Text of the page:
A violinist named Hugh Gordon Langton fought in World War 1 as a Second Lieutenant in the 4th London Regiment, was killed at Passchendaele in 1917, and is buried at Poelcapelle in Belgium.
The Commonwealth War Graves Commission, which erects gravestones for and maintains the cemeteries of British Commonwealth service personnel killed abroad, inscribed a six-note musical phrase at the bottom of his gravestone. It is, in the treble clef and in 4/4 time:
Aflat4 crotchet / quarter note
C5 quaver / eighth note
G4 dotted crotchet
It is the only such gravestone with a musical phrase inscribed out of 1.8 million individuals memorialised and nobody, including the Commonwealth War Graves Commission itself, has ever come up with a convincing source for that phrase.
Some hints are that Langton was a Freemason; also, he was plainly an excellent violinist as he studied with two of the great violinists of the late 19th and early 20th century, Otakar Ševčík (well known even nowadays for his technical studies for violinists of all abilities) and Leopold Auer (best known for an unfortunate reason - Tchaikovsky offered him the first performance of his Violin Concerto but he turned it down because he considered it to be too technically challenging).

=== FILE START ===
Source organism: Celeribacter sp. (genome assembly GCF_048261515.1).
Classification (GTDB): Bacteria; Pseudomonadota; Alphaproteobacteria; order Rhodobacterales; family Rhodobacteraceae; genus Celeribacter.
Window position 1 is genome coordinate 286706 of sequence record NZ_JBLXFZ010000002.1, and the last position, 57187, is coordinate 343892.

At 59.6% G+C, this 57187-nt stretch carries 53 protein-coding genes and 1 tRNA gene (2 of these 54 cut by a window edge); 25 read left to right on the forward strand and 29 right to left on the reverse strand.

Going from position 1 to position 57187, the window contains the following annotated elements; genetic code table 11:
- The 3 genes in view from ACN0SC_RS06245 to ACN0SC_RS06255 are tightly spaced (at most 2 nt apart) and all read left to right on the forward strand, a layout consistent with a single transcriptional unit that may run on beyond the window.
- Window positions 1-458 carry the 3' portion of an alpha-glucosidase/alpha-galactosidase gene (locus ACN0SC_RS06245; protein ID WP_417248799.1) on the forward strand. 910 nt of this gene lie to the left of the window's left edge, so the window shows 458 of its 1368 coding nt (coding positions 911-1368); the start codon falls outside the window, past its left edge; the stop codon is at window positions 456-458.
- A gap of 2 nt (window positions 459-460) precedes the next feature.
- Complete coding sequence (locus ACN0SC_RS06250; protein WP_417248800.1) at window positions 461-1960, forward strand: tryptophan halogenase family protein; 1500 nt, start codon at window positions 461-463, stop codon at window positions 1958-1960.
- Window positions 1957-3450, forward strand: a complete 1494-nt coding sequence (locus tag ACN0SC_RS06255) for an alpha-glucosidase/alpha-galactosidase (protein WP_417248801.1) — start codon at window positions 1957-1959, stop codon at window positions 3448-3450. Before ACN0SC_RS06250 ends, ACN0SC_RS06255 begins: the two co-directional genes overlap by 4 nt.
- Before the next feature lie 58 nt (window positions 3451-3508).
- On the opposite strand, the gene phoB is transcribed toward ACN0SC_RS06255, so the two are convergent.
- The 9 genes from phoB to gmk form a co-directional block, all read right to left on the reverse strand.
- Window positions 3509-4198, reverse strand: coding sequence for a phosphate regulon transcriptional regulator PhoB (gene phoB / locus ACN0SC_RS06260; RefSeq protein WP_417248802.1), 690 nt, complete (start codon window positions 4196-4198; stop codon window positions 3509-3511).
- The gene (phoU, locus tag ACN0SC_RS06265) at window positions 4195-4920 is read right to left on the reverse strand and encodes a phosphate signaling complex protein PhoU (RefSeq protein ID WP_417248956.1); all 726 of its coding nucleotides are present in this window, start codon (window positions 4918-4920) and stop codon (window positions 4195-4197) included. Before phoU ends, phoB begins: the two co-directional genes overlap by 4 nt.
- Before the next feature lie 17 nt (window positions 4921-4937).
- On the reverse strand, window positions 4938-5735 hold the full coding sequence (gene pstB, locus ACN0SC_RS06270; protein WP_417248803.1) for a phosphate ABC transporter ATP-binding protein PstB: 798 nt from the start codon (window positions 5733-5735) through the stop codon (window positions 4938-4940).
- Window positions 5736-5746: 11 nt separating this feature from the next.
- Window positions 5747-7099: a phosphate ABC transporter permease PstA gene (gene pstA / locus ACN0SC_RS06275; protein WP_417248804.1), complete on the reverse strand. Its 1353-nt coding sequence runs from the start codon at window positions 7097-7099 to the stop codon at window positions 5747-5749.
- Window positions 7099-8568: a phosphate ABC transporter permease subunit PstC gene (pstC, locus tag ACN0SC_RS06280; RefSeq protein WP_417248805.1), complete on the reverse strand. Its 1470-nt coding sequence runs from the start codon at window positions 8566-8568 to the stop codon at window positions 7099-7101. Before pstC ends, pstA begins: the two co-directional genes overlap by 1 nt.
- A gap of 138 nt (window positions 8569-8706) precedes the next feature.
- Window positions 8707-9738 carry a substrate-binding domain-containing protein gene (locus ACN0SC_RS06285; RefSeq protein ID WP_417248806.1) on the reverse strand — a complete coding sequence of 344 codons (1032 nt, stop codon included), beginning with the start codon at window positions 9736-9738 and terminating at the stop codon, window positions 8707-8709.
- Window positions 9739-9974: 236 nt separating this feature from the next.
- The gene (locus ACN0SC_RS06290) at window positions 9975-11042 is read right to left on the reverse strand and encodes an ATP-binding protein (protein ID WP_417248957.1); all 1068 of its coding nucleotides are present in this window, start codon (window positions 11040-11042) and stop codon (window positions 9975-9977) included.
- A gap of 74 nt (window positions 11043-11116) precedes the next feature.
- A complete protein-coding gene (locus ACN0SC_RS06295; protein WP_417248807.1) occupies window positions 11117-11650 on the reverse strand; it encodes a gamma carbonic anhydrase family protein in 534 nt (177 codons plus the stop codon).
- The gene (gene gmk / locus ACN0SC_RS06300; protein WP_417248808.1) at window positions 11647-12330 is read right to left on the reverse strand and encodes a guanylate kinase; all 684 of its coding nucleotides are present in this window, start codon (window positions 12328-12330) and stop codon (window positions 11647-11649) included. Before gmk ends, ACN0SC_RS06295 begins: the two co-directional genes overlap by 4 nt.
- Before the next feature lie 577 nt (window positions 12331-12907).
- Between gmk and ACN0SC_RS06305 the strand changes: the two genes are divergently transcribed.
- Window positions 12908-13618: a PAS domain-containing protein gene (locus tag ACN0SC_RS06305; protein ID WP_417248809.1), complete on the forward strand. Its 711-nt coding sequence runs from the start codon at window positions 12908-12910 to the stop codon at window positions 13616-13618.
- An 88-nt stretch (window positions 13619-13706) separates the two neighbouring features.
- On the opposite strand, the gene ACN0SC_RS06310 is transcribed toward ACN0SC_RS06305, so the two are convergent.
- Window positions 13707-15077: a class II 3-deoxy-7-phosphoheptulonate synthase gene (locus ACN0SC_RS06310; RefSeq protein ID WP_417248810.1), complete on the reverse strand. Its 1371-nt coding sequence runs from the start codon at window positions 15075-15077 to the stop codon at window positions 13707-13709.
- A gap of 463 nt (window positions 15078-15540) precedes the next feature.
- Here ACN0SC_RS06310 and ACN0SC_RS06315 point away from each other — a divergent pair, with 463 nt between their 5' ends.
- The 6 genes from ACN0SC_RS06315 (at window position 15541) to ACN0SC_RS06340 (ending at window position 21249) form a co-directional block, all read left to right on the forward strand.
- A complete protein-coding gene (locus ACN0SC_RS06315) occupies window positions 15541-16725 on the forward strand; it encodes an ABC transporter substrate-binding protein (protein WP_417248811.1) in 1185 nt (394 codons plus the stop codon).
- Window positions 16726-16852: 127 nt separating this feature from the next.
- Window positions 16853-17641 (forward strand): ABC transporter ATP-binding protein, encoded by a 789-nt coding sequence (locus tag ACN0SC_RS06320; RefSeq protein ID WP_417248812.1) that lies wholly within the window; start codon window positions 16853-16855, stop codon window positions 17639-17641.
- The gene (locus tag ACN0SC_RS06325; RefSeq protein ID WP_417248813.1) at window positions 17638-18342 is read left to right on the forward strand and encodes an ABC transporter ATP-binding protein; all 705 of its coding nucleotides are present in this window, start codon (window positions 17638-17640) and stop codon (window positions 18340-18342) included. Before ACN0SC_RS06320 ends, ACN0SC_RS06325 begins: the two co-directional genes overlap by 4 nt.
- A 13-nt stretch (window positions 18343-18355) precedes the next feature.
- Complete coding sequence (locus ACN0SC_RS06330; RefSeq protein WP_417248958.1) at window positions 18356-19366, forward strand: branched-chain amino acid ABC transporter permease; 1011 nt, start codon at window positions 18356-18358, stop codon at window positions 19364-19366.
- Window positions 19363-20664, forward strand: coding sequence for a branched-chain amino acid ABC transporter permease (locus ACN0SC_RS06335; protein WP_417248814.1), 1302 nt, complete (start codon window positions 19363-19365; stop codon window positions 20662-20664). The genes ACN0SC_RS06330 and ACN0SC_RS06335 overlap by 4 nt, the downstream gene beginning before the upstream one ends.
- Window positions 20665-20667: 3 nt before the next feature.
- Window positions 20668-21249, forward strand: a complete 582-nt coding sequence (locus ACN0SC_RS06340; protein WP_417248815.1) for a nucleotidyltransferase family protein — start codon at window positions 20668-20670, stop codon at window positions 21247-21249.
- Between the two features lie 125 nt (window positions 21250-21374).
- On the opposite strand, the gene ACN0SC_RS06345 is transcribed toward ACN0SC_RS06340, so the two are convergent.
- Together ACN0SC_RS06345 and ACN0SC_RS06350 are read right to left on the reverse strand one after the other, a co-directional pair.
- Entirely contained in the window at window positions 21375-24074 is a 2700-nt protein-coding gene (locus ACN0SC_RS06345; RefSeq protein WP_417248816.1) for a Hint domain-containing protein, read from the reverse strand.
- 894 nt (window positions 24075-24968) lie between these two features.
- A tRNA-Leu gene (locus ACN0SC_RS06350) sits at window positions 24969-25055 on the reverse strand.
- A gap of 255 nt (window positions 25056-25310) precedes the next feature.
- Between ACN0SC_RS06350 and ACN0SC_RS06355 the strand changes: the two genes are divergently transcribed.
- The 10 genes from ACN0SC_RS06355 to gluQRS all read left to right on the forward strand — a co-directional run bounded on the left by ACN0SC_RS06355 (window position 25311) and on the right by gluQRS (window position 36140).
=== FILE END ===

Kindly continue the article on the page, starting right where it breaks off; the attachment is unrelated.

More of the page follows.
Unfortunately, I have not found anything about what sort of musician Langton was before he joined the British Army; was he an orchestral or chamber musician, a soloist, or did he teach?
There has been a suggestion that the musical phrase is from a (now) completely obscure popular song, but many people (including me) are sceptical as a classical source would be far more appropriate. A Blackpool Gazette article has some other suggestions; a local composer was inspired to write a work of his own by the mystery.
Edit: The only contemporary mention of Langton that I have found is an advertisement in The Times (1910-10-27):
BECHSTEIN HALL. TO-NIGHT, at 8.15.
VIOLA D'AMORI and HAROLD LOSCOMB.
Mr. HUGH LANGTON. Solo Violinist.
Tickets. 10s. 6d., 5s. and 2s. 6d.
CHAPPELL'S MUSICAL AGENCY
12 George-St., Hanover-Sq., W.
As the link suggests the Wigmore Hall (as it is now) was and is a top-notch venue.